Jazz harmonic theory

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Jazz is rhythmical

Above all jazz is rhythmical music. It is wrong to study jazz only from a harmonic point of view. You should listen to recordings and live music, and then play. As it is impossible to get the right feel in folk music if you only study note sheet music, you cannot learn jazz from just learning notes.


The development of Jazz

Similar to the classical music that started up as pentatonic, got into 7 tone-scale, which got into triad harmony in the renaissance, and 4 part harmony in the 16th century, the jazz has experienced a similar development in the century it has existed. The early blues was pentatonic and moves into triad based chords, the New Orleans music of the 20-ies develops 4-tone harmonies, while the Bebop is based 5-part harmony chords.


The Blues progression

The mostly used chord progression in jazz is the blues progression. It usually runs over 12 bars (though other number of bars are possible) and the basic progression looks something like this (here the chords are in F-major).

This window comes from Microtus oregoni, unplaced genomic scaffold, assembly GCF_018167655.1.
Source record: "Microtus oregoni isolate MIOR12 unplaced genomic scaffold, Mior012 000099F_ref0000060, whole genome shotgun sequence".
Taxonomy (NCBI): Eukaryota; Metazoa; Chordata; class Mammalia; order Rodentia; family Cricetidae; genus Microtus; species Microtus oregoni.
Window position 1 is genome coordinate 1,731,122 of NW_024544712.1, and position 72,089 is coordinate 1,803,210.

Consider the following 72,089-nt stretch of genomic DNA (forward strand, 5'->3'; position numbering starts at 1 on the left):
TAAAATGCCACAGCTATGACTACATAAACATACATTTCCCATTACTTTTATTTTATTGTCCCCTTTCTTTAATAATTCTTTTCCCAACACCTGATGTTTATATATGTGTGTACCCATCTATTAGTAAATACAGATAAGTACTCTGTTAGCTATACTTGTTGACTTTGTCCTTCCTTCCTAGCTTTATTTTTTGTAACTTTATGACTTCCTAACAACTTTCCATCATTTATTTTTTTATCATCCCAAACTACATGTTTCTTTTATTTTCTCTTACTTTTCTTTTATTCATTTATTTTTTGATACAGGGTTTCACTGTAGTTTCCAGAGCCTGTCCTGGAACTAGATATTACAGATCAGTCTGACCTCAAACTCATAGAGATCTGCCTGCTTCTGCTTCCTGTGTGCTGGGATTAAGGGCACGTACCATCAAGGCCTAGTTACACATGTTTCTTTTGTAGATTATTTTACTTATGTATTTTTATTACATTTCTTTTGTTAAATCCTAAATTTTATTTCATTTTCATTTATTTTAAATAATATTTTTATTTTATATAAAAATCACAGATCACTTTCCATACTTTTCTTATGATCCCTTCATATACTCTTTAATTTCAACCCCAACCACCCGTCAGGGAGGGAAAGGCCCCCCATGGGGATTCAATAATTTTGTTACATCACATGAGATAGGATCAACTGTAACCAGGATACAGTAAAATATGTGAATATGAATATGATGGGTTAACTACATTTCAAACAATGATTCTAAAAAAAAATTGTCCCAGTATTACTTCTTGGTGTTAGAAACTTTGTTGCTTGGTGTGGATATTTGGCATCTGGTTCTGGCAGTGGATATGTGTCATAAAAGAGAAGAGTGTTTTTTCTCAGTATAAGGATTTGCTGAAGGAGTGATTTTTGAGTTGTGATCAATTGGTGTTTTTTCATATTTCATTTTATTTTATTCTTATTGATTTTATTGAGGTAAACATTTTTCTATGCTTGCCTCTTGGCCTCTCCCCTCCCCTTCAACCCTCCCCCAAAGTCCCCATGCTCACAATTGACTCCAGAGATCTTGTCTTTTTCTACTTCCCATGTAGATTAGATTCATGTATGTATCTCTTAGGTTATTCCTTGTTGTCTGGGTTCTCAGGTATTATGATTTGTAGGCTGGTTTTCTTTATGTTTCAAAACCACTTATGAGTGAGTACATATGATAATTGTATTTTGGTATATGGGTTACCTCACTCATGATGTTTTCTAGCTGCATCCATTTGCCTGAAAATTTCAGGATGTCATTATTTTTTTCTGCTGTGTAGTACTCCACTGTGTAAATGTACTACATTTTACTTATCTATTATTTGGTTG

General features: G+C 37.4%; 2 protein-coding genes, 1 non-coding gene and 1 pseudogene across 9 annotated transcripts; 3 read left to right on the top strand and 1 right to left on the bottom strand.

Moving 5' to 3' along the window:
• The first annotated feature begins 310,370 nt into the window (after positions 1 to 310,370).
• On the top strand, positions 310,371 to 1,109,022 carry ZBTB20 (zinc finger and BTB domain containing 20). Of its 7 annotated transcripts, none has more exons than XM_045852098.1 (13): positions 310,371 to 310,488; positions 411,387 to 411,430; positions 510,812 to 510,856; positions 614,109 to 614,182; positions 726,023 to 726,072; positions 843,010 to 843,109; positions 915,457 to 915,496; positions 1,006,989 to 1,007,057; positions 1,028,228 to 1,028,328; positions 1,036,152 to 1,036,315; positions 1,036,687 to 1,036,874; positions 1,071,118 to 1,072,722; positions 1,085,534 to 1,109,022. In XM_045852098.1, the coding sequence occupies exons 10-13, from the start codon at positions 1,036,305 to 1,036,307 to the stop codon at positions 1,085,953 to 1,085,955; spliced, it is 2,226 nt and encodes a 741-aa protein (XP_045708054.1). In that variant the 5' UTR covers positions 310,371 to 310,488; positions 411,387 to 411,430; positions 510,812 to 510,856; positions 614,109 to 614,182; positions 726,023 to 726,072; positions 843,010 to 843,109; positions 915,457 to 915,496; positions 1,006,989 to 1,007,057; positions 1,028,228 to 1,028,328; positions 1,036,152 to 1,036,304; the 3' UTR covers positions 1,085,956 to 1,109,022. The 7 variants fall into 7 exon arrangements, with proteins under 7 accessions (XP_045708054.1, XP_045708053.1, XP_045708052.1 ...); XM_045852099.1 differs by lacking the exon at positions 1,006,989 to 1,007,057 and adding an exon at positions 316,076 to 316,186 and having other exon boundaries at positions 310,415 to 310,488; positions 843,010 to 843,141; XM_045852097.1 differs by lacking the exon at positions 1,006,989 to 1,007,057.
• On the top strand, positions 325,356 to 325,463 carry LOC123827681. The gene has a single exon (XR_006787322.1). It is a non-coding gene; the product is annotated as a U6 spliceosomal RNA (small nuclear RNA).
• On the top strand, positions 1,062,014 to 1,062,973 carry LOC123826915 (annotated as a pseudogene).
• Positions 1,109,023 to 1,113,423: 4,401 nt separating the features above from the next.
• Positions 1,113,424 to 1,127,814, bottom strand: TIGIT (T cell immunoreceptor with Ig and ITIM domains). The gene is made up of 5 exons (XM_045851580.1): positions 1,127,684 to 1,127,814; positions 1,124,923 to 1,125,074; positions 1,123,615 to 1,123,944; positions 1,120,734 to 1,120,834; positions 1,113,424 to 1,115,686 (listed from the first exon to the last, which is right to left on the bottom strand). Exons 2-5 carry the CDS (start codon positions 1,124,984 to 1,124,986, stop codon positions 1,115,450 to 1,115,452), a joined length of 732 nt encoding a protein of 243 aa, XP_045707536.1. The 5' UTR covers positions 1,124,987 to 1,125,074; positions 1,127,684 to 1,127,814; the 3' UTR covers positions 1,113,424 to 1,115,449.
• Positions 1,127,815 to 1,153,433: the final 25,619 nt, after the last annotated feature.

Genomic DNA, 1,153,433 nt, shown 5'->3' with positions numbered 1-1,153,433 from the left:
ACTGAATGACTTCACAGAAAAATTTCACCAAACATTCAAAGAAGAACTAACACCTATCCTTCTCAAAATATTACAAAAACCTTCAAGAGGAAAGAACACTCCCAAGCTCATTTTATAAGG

F Bb F F7
Bb Bb F F
C C F C7

The blues progression is also used a lot in rock music.

You can then extend and modulate the chord progression in many ways. Below is strongly modulated blues (Charlie Parker's blues for Alice.)

Em7b5  A7b9
dm7  G7
cm7 F7
Bbm7  Eb7
am7 D7
abm7 Db7
F Dm7
Gm7 C7


Blues scale

You may use various scales when playing a blues It is common to use a minor third even if the blues is in Major, this gives a "bluesy" sound. The threetone (the note between the fourth and the fifth. It is also good to use, as well as the minor seventh. The blues scale contains following notes.

The tonic, the whole tone, the minor third, the fourth, the threetone, the fifth and the minor seventh.

For a C-major blues the "blues scale is:

C, D, Eb, F, F#,G, Bb, C.


About practicing scales

I have an ambivalent relationship to scale, and particularly the above blues scale. It is quite boring to practice scales. However when I pull myself together and do the practicing, I do feel that I get better. I think the secret lies in

  1. When you practice scales you have to use all the tones on your instrument
  2. You get used to which notes are typically used together with a typical chord.
  3. It is very simple to play a scale (compared to play a melody) and by repeating the same movement over and over again, you improve your general agility on your instrument.

However the blues scale is just a help to get started playing blues, you don't have to stay within it. You may construct a pretty good solo just playing the blues scale, but it gets even better if you use the blues scale just in a part of your improvisation.